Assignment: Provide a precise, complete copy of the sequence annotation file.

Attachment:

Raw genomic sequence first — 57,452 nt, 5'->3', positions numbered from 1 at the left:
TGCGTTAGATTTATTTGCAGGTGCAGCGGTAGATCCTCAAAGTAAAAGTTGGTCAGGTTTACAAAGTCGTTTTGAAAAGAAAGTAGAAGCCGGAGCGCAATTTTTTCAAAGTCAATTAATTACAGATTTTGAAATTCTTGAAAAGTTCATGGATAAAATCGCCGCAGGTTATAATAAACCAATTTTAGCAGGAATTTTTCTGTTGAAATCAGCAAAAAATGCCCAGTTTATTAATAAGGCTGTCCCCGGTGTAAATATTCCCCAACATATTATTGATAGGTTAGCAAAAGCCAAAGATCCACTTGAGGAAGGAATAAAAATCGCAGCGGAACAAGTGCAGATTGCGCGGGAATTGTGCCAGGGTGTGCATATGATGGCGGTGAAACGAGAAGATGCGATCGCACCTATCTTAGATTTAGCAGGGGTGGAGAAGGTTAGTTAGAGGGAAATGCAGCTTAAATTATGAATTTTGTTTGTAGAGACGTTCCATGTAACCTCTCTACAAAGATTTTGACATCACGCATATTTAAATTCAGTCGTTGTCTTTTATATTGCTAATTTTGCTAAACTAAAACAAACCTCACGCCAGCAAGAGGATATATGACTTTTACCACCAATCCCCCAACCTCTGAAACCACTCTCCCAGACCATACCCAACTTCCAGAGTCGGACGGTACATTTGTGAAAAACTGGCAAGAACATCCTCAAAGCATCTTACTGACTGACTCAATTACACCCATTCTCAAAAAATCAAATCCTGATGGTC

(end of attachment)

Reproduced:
Raw genomic sequence first — 57,452 nt, 5'->3', positions numbered from 1 at the left:
TGCGTTAGATTTATTTGCAGGTGCAGCGGTAGATCCTCAAAGTAAAAGTTGGTCAGGTTTACAAAGTCGTTTTGAAAAGAAAGTAGAAGCCGGAGCGCAATTTTTTCAAAGTCAATTAATTACAGATTTTGAAATTCTTGAAAAGTTCATGGATAAAATCGCCGCAGGTTATAATAAACCAATTTTAGCAGGAATTTTTCTGTTGAAATCAGCAAAAAATGCCCAGTTTATTAATAAGGCTGTCCCCGGTGTAAATATTCCCCAACATATTATTGATAGGTTAGCAAAAGCCAAAGATCCACTTGAGGAAGGAATAAAAATCGCAGCGGAACAAGTGCAGATTGCGCGGGAATTGTGCCAGGGTGTGCATATGATGGCGGTGAAACGAGAAGATGCGATCGCACCTATCTTAGATTTAGCAGGGGTGGAGAAGGTTAGTTAGAGGGAAATGCAGCTTAAATTATGAATTTTGTTTGTAGAGACGTTCCATGTAACCTCTCTACAAAGATTTTGACATCACGCATATTTAAATTCAGTCGTTGTCTTTTATATTGCTAATTTTGCTAAACTAAAACAAACCTCACGCCAGCAAGAGGATATATGACTTTTACCACCAATCCCCCAACCTCTGAAACCACTCTCCCAGACCATACCCAACTTCCAGAGTCGGACGGTACATTTGTGAAAAACTGGCAAGAACATCCTCAAAGCATCTTACTGACTGACTCAATTACACCCATTCTCAAAAAATCAAATCCTGATGGTC